Thursday, Jun 21, 2018
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Kerry fires head of troubled drive for nomination

PORTSMOUTH, N.H. - Onetime Democratic presidential frontrunner Sen. John Kerry of Massachusetts announced yesterday that he had asked his campaign manager to step down

It was the latest of several staff shakeups for Mr. Kerry, who has struggled since the summer to compete with former Vermont Gov. Howard Dean s surge in popularity and fund-raising.

In an e-mail message yesterday morning, Mr. Kerry said he had decided to replace longtime aide Jim Jordan with Democratic political operative Mary Beth Cahill, who has strong ties to Mr. Kerry s home state and who worked as an aide to President Bill Clinton. Until this weekend, Ms. Cahill was chief of staff for Sen. Edward Kennedy of Massachusetts.

Donna Brazile, campaign manager for former Vice President Al Gore in 2000, described Ms. Cahill as a well-connected, “rising star” in the Democratic Party who would fit easily into the Kerry campaign.

Mr. Kerry said he had asked Mr. Jordan to stay on as a senior strategist. Mr. Jordan did not comment yesterday, and aides said it was unclear whether he would stay with the campaign.

Since this summer, the Kerry campaign has tried to quiet reports about tensions between the senator s Washington and Massachusetts advisers.

The conflict leaped into public view in early September during Mr. Kerry s official campaign launch in South Carolina and Iowa, when it was reported that the two factions had suggested very different approaches for the event.

At that time, some criticized the Kerry campaign for not responding quickly enough as Mr. Dean gained momentum in the key primary states of Iowa and New Hampshire, eclipsing Mr. Kerry as the Democratic frontrunner.

Reports cited tussles within the campaign about whether Mr. Kerry should broaden the focus of his campaign beyond his biography as a “citizen soldier” and whether he should have been more aggressive in taking on Mr. Dean. Mr. Kerry had to spend much of his launch defending the stability of his campaign.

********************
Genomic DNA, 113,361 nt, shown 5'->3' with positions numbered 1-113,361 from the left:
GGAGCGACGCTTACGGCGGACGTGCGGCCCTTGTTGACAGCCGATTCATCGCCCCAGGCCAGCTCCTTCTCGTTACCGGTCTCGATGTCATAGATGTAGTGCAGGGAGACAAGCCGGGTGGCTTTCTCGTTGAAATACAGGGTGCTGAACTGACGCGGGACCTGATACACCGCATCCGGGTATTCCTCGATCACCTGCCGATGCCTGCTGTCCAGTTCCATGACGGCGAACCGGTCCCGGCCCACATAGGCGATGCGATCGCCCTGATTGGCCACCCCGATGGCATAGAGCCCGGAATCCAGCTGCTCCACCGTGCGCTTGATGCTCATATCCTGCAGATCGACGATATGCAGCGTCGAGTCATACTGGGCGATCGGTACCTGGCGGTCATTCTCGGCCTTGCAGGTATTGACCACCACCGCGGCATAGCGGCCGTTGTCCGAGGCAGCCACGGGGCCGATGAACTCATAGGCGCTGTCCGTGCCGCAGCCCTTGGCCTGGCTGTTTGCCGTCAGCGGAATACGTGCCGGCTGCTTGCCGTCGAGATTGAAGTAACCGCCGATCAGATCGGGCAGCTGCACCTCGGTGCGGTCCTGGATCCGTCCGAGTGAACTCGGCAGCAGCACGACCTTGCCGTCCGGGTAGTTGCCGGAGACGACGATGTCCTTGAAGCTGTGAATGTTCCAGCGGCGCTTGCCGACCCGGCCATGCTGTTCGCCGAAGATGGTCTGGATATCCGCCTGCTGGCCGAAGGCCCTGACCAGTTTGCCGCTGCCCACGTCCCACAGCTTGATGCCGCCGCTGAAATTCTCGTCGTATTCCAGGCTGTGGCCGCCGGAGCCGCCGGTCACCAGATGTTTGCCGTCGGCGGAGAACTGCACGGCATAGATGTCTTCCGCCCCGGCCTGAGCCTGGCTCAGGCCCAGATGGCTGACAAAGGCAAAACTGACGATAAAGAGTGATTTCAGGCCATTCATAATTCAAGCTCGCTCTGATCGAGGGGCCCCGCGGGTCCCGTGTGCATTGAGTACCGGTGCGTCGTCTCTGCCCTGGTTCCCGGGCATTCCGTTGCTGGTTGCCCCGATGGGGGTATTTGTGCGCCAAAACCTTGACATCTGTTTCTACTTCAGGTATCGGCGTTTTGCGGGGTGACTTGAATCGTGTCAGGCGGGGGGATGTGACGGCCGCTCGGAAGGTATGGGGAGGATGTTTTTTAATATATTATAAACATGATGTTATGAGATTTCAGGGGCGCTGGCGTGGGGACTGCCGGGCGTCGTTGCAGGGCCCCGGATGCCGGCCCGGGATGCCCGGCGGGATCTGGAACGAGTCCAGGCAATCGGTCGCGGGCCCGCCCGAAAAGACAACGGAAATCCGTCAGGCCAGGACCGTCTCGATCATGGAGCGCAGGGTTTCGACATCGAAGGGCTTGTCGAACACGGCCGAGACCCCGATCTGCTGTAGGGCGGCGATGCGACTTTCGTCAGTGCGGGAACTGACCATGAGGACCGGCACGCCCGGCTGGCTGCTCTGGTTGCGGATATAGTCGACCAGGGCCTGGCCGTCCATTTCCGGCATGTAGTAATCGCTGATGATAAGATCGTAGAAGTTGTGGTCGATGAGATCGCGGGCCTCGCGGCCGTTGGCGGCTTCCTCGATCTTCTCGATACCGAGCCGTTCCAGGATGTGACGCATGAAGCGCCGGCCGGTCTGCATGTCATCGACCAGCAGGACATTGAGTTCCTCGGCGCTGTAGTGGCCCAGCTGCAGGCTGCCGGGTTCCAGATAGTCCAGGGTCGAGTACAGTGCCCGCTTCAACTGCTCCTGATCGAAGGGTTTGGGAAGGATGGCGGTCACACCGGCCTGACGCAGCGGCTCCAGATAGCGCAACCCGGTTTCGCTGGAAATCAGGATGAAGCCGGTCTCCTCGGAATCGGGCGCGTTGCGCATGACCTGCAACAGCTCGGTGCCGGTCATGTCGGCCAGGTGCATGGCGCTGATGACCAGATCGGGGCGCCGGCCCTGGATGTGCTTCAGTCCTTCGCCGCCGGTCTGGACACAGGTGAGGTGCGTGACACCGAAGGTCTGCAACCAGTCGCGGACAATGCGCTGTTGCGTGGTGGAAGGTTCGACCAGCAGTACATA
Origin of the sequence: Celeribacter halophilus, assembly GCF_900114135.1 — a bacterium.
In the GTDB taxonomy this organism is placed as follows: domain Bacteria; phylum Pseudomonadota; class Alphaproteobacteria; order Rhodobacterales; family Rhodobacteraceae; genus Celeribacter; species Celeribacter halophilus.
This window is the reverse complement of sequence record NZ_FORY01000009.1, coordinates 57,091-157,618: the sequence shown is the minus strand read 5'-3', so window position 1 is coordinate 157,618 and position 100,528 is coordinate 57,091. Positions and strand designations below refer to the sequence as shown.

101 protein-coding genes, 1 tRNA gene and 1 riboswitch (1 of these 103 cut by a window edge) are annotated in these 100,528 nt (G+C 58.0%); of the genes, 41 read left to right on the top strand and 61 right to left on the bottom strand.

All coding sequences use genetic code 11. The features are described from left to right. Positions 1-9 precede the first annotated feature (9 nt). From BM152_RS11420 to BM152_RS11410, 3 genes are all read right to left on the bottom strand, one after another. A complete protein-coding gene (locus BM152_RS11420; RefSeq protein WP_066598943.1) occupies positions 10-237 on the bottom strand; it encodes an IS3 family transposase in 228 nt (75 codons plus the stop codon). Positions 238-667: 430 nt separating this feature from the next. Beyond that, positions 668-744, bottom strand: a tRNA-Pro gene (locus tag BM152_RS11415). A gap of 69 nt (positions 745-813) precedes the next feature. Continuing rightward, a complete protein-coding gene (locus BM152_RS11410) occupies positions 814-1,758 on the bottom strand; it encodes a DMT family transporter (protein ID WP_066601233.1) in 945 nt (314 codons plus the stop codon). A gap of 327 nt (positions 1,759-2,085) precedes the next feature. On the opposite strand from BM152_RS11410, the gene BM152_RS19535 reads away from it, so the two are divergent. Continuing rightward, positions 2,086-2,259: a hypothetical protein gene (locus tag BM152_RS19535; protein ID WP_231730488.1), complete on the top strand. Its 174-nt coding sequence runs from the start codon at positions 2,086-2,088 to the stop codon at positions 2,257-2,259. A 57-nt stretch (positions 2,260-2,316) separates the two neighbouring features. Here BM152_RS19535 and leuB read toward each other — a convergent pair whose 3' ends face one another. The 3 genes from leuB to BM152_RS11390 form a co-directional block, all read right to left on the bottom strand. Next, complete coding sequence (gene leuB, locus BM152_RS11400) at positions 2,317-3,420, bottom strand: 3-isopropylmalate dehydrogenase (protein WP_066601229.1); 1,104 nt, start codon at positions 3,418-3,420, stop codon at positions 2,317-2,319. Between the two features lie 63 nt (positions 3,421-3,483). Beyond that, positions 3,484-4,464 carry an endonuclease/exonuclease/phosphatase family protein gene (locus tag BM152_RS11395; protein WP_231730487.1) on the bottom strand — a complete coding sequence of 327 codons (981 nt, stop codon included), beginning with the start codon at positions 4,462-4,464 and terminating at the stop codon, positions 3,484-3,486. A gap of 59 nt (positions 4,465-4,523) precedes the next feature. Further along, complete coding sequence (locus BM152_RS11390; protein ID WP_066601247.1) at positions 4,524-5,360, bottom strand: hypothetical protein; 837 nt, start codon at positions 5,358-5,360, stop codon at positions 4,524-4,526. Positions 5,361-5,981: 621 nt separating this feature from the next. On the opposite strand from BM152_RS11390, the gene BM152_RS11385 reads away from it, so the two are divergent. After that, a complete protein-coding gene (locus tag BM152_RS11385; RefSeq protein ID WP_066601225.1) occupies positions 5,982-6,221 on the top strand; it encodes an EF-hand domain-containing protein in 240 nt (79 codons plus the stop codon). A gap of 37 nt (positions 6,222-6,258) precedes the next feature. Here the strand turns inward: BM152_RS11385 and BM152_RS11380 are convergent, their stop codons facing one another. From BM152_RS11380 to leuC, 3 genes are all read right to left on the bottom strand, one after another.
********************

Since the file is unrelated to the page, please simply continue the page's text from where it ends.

His communications director, Chris Lehane, a key aide to Mr. Gore in 2000, resigned two weeks later and signed on with Gen. Wesley Clark s campaign.

In the last two months, Mr. Kerry has become increasingly shrill in his criticism of Mr. Dean s policies, campaign decisions and what he regards as flip-flops.

But recent polls suggest Mr. Dean is widening his lead in New Hampshire and Mr. Kerry is lagging in third place in Iowa, where Rep. Richard Gephardt of Missouri and Mr. Dean are wrestling for the top spot.

Mr. Kerry held a 45-minute telephone conference call on Sunday to discuss the firing with aides, many of whom had been hired by Mr. Jordan and who were described by participants in the meeting as distraught and unsettled by this latest instance of turmoil to beset the Kerry campaign, the New York Times reported.

Rather than calming the waters, three people who took part in the call said, Mr. Kerry was pummeled for nearly an hour by campaign aides who asked if Mr. Jordan was becoming a scapegoat for the candidate s shortcomings.

Political strategists said yesterday the decision to replace Mr. Jordan with Ms. Cahill will give the campaign a chance to regroup and clarify its message before the critical contests in Iowa and New Hampshire on Jan. 19 and Jan. 27, respectively.

The Block News Alliance consists of The Blade and The Pittsburgh Post-Gazette. Maeve Reston is a reporter for The Post-Gazette.

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